A new study published in the international journal Nature Communications has revealed how Western Australia's sea levels will rise into the next century, according to a team of researchers including UWA's Research Assistant Professor Ivan Haigh (now at Southampton University) and Winthrop Professor Chari Pattiaratchi.
An international team of scientists from The University of Western Australia, Southampton University, Australian National University, University of Siegen, University of South Florida and Florida International University analysed data from 10 long-term sea level monitoring stations located around the world, including Fremantle.
The study team concluded that sea level rise is one of the most certain consequences of climate change and that there has been a sustained increase in the global mean sea level over the 20th Century and early 21st Century.
At Fremantle, the sea level has been rising at 1.54 millimeters per year over the past 115 years and climate models indicate that this rate could accelerate over time.
"There is some debate whether there is acceleration in the mean sea level rise" said Dr Ivan Haigh. "Some researchers believe that sea level rise is currently accelerating, some suggest the rate is holding steady, while others say it's decelerating. In this study, we examined historical data to identify the timing at which accelerations might first be recognized in a significant manner".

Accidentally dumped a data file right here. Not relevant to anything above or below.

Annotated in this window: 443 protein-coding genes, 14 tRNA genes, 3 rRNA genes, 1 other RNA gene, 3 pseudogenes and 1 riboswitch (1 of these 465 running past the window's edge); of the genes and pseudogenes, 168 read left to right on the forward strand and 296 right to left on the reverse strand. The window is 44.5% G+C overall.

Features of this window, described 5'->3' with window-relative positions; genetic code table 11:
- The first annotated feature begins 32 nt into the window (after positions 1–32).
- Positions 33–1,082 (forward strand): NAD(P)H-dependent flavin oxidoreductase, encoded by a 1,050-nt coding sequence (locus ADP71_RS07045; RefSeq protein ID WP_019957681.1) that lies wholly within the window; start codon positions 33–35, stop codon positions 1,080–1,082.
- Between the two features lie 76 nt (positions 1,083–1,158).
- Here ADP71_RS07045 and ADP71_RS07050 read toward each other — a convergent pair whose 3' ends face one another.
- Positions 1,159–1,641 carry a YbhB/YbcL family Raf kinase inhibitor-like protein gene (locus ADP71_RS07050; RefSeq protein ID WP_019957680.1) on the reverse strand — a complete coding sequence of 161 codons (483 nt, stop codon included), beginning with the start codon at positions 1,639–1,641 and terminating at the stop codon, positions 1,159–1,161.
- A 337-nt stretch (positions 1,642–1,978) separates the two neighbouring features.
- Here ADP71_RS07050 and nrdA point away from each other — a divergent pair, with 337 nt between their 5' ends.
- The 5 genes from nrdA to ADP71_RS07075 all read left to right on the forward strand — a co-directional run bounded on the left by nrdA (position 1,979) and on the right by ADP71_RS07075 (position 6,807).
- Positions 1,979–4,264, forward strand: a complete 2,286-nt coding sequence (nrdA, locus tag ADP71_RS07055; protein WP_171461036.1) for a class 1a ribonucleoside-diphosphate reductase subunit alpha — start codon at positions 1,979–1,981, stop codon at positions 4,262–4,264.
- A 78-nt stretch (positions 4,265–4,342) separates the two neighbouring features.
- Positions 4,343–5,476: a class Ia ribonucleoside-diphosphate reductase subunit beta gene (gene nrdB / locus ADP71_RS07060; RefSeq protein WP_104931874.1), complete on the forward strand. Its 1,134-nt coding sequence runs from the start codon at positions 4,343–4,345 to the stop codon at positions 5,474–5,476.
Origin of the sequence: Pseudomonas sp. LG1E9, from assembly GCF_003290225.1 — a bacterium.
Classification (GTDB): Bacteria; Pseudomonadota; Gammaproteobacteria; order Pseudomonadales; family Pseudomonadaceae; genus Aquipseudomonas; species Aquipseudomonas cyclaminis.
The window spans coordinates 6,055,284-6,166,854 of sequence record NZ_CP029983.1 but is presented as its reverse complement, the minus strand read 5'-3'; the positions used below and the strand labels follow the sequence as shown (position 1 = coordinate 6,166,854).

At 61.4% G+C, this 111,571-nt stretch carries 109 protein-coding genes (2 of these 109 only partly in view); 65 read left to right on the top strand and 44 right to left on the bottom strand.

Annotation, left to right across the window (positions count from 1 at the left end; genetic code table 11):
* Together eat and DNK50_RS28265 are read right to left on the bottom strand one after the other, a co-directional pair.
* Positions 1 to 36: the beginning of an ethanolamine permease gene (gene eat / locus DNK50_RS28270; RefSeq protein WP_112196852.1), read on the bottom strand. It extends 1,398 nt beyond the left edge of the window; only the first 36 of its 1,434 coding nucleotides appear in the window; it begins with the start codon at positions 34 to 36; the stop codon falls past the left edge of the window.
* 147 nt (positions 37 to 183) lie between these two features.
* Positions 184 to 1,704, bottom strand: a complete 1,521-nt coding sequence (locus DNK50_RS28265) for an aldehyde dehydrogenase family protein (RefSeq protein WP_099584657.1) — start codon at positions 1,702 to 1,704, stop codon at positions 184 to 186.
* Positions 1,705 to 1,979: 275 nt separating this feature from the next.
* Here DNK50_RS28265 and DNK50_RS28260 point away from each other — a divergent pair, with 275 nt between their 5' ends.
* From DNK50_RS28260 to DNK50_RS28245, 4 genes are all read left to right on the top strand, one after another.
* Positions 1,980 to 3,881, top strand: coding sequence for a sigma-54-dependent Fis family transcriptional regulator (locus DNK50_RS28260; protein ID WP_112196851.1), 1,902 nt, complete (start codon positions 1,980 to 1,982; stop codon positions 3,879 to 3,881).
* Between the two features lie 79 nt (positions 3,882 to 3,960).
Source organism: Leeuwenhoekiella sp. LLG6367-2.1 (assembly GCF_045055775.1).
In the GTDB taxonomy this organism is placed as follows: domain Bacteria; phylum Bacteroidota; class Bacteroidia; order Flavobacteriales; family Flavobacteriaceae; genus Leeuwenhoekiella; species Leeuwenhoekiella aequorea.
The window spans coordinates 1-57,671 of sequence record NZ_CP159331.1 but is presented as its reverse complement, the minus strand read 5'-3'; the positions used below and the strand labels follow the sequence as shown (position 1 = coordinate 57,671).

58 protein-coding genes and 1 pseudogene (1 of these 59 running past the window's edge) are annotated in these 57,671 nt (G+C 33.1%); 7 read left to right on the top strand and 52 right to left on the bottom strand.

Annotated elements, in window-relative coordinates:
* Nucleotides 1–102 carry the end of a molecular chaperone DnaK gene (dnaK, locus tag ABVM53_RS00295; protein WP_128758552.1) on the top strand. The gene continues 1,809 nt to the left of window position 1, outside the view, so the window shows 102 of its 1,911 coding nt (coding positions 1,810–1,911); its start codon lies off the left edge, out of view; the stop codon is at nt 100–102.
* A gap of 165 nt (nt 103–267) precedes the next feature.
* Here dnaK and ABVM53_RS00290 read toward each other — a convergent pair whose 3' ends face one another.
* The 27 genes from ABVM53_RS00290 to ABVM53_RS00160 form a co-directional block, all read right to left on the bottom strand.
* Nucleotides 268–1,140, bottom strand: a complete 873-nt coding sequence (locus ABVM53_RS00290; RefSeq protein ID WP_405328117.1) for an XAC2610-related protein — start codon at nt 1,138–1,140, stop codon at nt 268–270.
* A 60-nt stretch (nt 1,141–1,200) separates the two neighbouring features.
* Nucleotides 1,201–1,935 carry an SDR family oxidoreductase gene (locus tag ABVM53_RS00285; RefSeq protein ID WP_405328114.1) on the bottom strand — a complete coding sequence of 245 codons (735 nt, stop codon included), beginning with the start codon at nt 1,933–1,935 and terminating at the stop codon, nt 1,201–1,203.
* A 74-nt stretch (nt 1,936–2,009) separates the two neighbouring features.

"The measured sea levels comprise of a variety of processes operating at different time scales," said Professor Pattiaratchi. "These range from periods of a few hours to decades. For example, the longest tidal period is 18.6 years which has a strong influence on the mean sea levels in south-west Australia. However, there is also a strong inter-annual to multi-decadal variability in sea level records. These processes introduce a lot of ‘noise' into the record and detection of the acceleration is obscured."
The study concluded that accelerations in the mean sea levels, significantly different to current values, are unlikely to be detected in individual tide gage records until later this decade or early next decade.